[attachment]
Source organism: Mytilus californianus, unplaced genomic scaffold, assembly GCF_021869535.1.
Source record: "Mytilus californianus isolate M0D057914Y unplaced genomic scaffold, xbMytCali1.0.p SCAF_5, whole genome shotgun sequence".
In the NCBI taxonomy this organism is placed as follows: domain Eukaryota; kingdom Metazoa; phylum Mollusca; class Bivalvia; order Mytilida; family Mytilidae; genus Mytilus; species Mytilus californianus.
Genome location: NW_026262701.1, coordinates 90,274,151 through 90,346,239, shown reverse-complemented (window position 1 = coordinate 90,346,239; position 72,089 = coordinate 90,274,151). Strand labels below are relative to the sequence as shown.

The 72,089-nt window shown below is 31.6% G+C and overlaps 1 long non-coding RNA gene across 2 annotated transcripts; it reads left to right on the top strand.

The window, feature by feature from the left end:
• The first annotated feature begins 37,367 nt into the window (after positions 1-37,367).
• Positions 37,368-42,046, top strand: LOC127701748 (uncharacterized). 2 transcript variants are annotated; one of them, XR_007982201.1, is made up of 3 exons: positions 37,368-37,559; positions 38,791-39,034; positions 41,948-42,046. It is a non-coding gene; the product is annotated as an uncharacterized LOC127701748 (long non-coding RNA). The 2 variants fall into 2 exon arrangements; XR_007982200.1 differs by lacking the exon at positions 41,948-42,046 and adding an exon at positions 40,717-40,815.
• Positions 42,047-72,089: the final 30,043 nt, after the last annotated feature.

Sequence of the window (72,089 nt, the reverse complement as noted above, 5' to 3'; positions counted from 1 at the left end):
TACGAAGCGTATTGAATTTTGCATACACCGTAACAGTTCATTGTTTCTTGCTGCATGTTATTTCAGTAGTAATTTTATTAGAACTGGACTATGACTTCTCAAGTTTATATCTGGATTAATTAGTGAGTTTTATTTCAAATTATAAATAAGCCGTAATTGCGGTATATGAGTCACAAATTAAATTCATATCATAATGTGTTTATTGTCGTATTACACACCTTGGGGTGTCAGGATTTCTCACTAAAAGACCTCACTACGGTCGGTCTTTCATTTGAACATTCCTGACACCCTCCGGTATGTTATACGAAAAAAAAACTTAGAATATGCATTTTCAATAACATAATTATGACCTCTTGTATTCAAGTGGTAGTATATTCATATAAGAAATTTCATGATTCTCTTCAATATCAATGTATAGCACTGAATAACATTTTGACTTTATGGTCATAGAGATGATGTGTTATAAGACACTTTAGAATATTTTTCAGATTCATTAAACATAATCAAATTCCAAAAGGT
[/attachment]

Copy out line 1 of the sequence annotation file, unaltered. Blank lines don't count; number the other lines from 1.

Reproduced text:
Source organism: Mytilus californianus, unplaced genomic scaffold, assembly GCF_021869535.1.